Last week Stratasys announced some new 3D printers.
Each of the machines are an evolution of prior products, but offer value to purchasers.
The first is the F900 Production 3D Printer, which is based on their previous largest machine, the Fortus 900mc. The machine has the same build volume and performance standards, but with some extras.
One extra is that the machine is much more compatible with manufacturing environments. It includes an MTConnect interface, which if you don’t know, is a “free, open standard for the factory”. This standard enables the new F900’s to more easily participate in an integrated factory environment and takes Stratasys’ equipment a bit closer to Factory 4.0 state.
The F900 is actually available in two additional variations, each specialized for different applications.
One is the “Stratasys F900 Aircraft Interiors Certification Solution”, which is clearly similar to Stratasys’ previous offerings, which enable use of the equipment to produce components for, obviously, aircraft interiors. The key here is that the system includes the required elements for certification in such environments, including a method for part traceability. While not substantially different from the base F900, this packaging option makes it very easy for aircraft manufacturers to step right into use of 3D printing, at least for certain types of parts.
Another is the F900 PRO, which appears to be again a stock F900 system, but one enabled to use the popular ULTEM high temperature material.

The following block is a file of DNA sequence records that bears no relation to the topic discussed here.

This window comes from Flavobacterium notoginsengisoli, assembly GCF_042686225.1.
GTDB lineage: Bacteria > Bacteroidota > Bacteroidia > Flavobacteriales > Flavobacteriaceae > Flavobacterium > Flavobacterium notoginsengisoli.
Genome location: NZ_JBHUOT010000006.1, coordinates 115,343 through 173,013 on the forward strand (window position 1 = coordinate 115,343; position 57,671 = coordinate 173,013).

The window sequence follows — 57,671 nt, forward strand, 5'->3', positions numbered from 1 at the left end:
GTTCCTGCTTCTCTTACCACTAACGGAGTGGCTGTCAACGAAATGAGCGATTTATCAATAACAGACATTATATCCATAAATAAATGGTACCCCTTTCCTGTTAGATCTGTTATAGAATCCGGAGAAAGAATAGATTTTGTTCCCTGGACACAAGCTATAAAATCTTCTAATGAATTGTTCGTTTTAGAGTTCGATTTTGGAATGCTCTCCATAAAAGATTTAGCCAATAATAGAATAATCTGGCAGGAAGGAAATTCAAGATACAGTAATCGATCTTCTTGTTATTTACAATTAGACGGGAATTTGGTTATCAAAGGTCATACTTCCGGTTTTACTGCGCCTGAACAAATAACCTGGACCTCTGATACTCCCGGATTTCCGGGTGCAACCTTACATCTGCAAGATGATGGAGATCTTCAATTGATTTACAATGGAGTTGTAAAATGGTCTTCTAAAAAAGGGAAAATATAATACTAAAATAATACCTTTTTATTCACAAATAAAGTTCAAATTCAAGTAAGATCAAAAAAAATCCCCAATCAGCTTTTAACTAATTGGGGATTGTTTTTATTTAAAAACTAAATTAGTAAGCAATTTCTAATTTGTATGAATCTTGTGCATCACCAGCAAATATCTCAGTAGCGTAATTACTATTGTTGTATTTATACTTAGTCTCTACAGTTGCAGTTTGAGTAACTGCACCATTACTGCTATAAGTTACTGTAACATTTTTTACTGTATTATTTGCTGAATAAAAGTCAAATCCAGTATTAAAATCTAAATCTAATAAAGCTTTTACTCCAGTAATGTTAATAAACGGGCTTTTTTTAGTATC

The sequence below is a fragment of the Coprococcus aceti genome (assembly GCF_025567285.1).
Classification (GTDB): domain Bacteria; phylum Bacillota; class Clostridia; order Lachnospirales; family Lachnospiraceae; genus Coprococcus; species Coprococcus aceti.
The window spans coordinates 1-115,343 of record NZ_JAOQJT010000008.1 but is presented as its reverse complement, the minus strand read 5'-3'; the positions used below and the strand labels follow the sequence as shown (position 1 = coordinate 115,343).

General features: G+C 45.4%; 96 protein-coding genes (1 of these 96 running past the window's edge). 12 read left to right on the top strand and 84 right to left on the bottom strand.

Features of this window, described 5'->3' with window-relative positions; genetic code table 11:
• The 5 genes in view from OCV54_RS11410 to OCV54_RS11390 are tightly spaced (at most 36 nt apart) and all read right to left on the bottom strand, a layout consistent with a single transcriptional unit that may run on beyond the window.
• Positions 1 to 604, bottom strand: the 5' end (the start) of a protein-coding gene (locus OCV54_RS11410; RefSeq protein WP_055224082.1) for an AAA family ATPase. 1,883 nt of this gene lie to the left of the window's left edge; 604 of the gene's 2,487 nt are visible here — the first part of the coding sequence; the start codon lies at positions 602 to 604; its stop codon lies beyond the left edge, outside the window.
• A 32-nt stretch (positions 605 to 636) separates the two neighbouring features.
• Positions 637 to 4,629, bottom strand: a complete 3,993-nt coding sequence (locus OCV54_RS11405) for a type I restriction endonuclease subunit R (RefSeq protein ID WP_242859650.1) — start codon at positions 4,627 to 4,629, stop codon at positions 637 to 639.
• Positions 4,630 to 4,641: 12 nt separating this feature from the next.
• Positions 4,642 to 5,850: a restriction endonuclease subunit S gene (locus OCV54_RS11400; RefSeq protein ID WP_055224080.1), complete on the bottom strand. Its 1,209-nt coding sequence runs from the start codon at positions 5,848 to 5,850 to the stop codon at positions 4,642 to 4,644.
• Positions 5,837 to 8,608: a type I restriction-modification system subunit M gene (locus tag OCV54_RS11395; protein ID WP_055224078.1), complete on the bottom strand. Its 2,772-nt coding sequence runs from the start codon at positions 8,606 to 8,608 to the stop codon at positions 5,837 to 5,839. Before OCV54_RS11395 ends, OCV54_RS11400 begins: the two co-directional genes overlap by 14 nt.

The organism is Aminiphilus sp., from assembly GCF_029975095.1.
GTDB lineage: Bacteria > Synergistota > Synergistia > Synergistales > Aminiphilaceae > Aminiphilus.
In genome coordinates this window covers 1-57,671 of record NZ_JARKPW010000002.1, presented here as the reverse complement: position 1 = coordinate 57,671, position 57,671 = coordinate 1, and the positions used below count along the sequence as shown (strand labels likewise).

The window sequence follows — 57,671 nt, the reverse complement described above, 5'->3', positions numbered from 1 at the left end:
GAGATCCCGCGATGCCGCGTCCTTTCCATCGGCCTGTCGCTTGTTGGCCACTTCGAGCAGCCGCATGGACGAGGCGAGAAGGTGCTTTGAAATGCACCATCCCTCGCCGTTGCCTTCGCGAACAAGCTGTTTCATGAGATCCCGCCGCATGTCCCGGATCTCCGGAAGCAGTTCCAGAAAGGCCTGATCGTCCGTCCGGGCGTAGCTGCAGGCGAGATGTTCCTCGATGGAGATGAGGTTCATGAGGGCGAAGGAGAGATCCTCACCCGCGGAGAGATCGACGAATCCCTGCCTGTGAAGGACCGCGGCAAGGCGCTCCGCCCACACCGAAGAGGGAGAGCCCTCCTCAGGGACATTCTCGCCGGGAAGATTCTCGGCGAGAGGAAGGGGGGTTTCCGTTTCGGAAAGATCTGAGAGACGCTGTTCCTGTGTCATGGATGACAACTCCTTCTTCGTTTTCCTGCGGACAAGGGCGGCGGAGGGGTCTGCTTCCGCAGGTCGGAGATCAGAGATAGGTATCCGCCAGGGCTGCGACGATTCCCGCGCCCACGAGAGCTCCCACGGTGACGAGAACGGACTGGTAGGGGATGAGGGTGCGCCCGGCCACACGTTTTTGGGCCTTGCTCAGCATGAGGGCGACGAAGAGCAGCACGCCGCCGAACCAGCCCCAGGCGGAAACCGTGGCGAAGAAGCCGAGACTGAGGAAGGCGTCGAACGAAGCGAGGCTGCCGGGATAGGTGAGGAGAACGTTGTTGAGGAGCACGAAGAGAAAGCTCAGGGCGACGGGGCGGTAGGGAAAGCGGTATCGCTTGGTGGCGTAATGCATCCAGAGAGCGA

All of these machines can also make use of Stratasys’ new Nylon 12 Carbon Fiber material, which exhibits great strength. Note that this is simply chopped carbon fiber, not continuous strands of carbon fiber, which would be much stronger.
The F900 boasts Stratasys’ largest build volume for extrusion-style 3D printing, but if you need to print in the Nylon 12 CF material, you don’t need to purchase such a large machine. Instead, Stratasys will also offer later this year a specialized 3D printer for carbon fiber materials, the Fortus 380CF.
These announcements maintain Stratasys’ goal of moving towards production environments, as their original market of prototyping is getting a bit busy with numerous competitors emerging after patents expired. These competitors now offer access to many different materials, including Nylon carbon fiber filaments, which perhaps explains one reason why Stratasys decided to offer this powerful material.